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Silicon Valley Billionaire Loses Legal Battle to Keep Martin's Beach Private

Khosla Ventures Founder Vinod Khosla.
Getty Images
Khosla Ventures Founder Vinod Khosla.

A judge ruled Wednesday that Silicon Valley billionaire Vinod Khosla illegally blocked access to a popular Bay Area beach and must open it to the public.

The news was greeted with excitement by the non-profit Surfrider Foundation and environmentalists involved in the legal fight over Khosla closing public access to Martin's Beach in San Mateo County.

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"Today's decision is a huge victory for all of the people of California," said Joe Cotchett of Cotchett, Pitre & McCarthy, the firm representing Surfrider. "It affirms that great wealth cannot be used to circumvent and ignore the law. Everyone can again visit Martin's Beach."

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Khosla and his attorney released a statement Wednesday afternoon expressing disappointment in the court ruling. They added that they will consider their options for an appeal.

Khosla, who co-founded Sun Microsystems, bought the property, located south of Half Moon Bay, for $37.5 million in 2008. At one point, the beach had a sign welcoming the public, but that sign has since been painted over and the public was warned to stay out. According to the lawsuit, the gate to the beach was closed and locked in 2010 to keep the public out. The lawsuit states that since then, at least 100 people were kicked off the property for "trespassing."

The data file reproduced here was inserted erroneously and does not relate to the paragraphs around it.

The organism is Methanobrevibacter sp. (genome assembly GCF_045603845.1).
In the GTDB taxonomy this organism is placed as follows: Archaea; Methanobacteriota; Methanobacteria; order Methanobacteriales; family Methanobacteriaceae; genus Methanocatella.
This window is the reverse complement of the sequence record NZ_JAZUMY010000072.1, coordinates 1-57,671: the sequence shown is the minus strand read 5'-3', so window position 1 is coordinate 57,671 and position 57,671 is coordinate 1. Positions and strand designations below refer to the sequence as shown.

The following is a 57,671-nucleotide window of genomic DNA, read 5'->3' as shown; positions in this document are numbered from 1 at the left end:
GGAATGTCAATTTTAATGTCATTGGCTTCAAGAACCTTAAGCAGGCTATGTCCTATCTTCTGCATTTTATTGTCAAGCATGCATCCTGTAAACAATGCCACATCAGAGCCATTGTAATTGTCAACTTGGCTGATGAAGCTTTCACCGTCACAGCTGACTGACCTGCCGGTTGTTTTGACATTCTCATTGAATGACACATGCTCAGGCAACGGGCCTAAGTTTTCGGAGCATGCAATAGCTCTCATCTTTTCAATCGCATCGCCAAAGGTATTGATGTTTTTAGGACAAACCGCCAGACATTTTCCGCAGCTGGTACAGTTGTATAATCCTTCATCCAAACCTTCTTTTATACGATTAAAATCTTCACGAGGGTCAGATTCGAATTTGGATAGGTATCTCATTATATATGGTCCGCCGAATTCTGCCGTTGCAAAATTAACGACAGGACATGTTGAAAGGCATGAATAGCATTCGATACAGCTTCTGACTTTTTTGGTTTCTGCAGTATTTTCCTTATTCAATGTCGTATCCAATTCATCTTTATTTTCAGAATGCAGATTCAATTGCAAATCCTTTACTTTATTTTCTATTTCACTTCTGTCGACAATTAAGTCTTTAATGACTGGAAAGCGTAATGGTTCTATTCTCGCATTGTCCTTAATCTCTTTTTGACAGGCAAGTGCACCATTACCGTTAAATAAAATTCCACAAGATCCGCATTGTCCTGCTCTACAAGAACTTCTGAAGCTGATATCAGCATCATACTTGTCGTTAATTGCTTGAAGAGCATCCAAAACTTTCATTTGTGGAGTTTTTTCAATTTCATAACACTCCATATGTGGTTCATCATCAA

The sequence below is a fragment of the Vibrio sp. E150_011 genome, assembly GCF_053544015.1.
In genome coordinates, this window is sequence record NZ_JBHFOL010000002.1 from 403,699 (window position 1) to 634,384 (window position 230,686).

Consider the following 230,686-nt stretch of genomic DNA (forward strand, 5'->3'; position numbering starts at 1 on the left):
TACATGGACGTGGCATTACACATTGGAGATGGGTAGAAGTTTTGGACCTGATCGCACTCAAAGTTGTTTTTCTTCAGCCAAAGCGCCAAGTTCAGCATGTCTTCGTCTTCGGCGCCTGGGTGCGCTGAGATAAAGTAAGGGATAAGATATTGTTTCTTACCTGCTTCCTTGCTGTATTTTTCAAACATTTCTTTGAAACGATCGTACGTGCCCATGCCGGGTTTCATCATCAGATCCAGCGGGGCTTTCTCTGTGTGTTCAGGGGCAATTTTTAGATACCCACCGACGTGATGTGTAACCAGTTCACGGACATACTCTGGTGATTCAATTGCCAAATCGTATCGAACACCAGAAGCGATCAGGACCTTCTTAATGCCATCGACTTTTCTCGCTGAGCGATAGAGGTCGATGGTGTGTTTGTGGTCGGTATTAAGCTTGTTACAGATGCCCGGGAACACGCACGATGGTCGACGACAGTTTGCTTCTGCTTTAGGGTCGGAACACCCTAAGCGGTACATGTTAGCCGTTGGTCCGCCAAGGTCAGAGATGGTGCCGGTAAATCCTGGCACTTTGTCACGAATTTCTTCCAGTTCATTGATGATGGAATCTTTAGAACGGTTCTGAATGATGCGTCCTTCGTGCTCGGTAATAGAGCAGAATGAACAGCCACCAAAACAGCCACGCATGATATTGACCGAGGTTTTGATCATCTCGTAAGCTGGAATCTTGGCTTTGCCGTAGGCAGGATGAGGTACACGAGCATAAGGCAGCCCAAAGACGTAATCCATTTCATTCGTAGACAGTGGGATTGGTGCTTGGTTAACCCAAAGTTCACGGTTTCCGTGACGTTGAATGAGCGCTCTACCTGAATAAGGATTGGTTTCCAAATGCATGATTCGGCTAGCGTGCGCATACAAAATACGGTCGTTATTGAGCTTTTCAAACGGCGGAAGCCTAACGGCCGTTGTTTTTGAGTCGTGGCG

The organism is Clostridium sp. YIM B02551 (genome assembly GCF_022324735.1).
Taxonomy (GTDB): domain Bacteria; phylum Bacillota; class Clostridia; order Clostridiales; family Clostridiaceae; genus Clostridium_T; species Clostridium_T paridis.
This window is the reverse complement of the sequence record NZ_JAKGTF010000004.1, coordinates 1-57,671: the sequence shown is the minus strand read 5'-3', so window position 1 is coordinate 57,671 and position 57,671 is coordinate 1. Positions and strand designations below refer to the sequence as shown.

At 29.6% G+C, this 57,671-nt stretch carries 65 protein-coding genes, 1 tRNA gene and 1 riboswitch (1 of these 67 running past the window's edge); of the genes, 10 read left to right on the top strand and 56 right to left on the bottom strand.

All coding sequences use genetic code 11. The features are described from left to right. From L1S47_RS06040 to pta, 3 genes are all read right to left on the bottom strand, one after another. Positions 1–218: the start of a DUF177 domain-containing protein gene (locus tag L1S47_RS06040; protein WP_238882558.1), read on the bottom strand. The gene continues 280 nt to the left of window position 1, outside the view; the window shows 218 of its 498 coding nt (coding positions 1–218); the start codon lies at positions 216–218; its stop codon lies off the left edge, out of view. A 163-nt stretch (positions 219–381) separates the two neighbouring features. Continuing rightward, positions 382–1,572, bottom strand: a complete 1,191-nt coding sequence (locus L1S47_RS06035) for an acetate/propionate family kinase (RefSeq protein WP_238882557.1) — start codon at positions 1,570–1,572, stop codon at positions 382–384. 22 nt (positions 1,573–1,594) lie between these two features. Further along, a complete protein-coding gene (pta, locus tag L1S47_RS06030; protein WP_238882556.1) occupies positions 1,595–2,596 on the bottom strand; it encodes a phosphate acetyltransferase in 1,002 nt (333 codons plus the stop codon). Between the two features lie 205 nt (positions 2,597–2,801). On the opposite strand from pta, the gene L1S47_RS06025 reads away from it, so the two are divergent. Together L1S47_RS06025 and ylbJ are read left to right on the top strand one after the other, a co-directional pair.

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When the county told Khosla he needed a coastal permit to close the gate, he never applied for one. His attorneys argued that no permit was required to simply close a gate that was already there. But Surfrider sued Khosla, claiming that he ignored the law. The non-profit contended that Khosla be required to pay the maximum fine of $15,000 per day, which would amount to something in the range of $20 million.

Khosla's attorney argued in court that the Coastal Commission was a run-away regulatory body that was violating Khosla's 5th Amendment property rights. Judge Barbara Mallach of the San Mateo County Superior Court listened to six days of testimony and even visited the beach along with attorneys from both sides.

Mallach ruled Wednesday that Khosla's failure to obtain a Coastal Development Permit before blocking access to the beach was illegal and that a permit was required to close the gate.

Mallach ruled that Khosla should stop preventing the public from accessing and using the water, beach and coast at Martin's Beach until a resolution of his permit application has been reached by San Mateo County or the Coastal Commission.

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California's oldest surfer Rob "Birdlegs" Caughlan and other surfers plan to go surfing at Martin's Beach Thursday to celebrate the news.

"Today, the people of California can declare victory in the fight to restore public access to Martin's Beach, said Eric Buescher, another attorney at Cotchett, Pitre & McCarthy. "Coastal access is a right of all the people of this state. Today's decision affirms that right is more than a hollow promise."

Mallach, however, ruled that Khosla's conduct "was in good faith" and that penalties and fines are not justified.